Na looked lovingly at Ulixis. Impulsively, he extended an external tentacle and smoothed her slippery metallic skin. "I … I feel so strange, Ul. Giddy, almost."
          All of Ulixis' eyes simultaneously opened wide. "We have been through so much in such a short time. Now we are here alone together, facing we do not know what." Did Ulixis blush? "And we both still have our sex drives. Or had you forgotten that also? Perhaps it is only a convenient means to ensure that our race continues to spread across the cosmos. Or maybe it is an appetite we have refused to relinquish." Ulixis internally fondled her own vault, which contained thousands of dormant octo eggs and sperm.
          But Na found himself choking on Ulixis' choice of words – 'our race.' Ulixis sensed the reason, and continued gently. "Na, I think it is the time to let you know. Perhaps we should not have kept you in the dark, but we all wanted to surprise you. Look deep within your inactive reserve memory – octal address 211 from the end."
          Puzzled by her uncharacteristic indirectness, Na promptly did as Ulixis asked. Buried away in a file he would have no reason to access for another hundred jopes, he found a simple message. "Dear Na: We have taken the liberty to include in your seed bank a selection of your own rey sperm, together with eggs garnered from a wounded female rey found just before she died several thoms ago. With these, you should be able to found new rey tribes, in addition to octan colonies. We wish you the best of luck. Sincerely, the Neuro Board."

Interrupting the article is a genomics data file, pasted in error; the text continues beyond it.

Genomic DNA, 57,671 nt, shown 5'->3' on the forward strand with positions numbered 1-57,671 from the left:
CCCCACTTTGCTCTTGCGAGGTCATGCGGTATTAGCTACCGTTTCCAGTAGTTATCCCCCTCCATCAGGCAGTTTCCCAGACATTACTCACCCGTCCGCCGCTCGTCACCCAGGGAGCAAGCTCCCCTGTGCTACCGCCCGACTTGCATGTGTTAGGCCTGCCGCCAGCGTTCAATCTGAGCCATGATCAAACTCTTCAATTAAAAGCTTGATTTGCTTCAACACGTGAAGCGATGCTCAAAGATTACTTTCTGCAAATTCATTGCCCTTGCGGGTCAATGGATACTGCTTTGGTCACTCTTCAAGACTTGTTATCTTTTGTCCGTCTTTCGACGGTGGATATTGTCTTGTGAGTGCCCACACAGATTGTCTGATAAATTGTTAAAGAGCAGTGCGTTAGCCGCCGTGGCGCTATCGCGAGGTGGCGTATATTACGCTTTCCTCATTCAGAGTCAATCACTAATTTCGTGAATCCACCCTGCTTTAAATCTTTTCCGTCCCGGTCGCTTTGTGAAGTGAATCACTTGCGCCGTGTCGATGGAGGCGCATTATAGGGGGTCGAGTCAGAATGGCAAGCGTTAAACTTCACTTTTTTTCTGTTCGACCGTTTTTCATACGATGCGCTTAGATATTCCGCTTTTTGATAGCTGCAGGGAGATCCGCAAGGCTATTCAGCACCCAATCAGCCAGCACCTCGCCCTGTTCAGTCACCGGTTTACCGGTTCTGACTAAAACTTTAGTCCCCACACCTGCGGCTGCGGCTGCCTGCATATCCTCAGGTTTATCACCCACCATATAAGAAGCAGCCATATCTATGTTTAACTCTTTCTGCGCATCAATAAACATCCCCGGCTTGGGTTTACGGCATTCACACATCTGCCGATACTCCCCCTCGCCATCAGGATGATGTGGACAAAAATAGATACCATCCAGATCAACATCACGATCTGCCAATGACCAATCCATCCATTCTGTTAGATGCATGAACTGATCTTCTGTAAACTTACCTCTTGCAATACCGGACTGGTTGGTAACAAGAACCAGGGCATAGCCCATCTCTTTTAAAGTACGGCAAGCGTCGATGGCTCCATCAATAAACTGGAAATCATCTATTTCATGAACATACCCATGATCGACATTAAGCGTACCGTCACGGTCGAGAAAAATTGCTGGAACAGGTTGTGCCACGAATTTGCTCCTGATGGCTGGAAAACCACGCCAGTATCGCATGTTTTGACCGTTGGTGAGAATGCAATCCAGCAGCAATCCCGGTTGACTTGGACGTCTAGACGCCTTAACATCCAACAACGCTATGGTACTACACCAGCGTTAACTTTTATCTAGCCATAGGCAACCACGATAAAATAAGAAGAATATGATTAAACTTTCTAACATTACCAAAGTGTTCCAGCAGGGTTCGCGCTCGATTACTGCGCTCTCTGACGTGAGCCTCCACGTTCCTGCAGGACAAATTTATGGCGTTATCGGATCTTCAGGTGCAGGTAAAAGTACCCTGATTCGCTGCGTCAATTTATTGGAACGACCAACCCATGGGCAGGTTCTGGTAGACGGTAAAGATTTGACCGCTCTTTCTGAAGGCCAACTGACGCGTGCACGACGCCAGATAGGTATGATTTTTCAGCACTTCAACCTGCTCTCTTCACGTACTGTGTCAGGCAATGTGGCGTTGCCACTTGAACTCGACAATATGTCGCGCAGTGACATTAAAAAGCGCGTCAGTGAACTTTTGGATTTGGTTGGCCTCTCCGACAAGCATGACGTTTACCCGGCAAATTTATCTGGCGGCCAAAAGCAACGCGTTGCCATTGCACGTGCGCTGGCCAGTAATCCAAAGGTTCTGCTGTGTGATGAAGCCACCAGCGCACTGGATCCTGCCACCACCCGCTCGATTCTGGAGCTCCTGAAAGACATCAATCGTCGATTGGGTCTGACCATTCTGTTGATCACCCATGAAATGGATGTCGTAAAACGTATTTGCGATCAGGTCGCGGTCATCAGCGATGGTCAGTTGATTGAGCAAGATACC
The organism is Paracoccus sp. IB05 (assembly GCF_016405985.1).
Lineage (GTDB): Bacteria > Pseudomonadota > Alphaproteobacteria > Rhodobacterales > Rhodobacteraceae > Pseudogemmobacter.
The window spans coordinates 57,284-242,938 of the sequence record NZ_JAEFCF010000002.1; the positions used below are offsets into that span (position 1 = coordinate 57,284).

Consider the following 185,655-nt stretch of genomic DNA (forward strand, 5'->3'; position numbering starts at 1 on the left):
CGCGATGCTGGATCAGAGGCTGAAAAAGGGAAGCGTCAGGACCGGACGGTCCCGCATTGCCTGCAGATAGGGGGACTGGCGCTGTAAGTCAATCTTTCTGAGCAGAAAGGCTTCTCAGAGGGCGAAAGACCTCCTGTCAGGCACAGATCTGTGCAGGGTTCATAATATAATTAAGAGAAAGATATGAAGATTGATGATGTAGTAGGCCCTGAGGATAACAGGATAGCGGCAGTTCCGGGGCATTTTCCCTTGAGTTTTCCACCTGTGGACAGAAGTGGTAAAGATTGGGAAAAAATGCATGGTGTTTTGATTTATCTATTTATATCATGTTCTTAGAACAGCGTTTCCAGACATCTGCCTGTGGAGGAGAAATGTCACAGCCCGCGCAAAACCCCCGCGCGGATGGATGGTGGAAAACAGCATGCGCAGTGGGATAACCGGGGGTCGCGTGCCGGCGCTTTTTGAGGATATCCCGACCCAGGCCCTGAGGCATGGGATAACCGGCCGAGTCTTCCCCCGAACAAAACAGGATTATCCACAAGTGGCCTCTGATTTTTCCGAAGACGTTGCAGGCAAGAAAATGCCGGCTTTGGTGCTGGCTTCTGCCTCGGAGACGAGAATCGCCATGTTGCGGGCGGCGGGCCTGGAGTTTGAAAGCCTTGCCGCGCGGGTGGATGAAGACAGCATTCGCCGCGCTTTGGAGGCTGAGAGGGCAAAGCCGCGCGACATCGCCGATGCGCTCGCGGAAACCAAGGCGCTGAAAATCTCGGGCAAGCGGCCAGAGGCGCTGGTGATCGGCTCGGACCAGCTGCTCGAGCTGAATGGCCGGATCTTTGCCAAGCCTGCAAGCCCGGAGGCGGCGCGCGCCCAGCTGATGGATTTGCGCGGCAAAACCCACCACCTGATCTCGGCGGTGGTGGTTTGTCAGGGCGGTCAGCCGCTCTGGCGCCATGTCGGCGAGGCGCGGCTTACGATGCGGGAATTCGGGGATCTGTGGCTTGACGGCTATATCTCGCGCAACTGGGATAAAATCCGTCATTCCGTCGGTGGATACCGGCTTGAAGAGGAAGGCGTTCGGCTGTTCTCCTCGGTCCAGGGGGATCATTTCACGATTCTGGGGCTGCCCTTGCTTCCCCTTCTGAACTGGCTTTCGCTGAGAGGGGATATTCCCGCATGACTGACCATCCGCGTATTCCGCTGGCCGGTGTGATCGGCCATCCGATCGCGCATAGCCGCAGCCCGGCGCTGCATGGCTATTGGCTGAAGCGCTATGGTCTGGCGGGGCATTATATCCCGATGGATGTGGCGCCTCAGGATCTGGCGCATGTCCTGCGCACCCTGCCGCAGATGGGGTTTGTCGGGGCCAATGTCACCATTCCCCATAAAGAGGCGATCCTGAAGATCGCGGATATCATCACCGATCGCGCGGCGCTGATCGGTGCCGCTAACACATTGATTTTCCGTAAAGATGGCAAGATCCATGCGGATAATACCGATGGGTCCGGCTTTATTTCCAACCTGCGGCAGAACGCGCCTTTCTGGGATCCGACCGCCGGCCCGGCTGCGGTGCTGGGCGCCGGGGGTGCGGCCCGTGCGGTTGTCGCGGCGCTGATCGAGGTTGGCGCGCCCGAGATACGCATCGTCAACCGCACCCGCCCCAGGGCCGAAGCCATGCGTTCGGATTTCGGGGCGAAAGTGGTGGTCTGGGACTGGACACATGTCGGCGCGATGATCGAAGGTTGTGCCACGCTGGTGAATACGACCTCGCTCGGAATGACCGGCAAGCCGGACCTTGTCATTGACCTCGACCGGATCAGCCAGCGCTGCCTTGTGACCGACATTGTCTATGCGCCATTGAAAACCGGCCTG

Na could not quite believe it. He thought he would never again be able to play such a direct role in the stream of life's creation. He had once had a daughter. So long ago. A misty sadness crept over his awareness. Yes, he was not supposed to remember this too keenly. Still, he wondered: could she have survived the Mother storm? After all, he somehow did. Might she even yet be alive, so far away? He glanced back in the direction of his home planet, helplessly invisible against the endless blanket of stars. No – much too much time had elapsed. She had to be long dead. What an eerie feeling. After all, he was still alive. Could she have had her own children? Then might he yet have flesh descendants?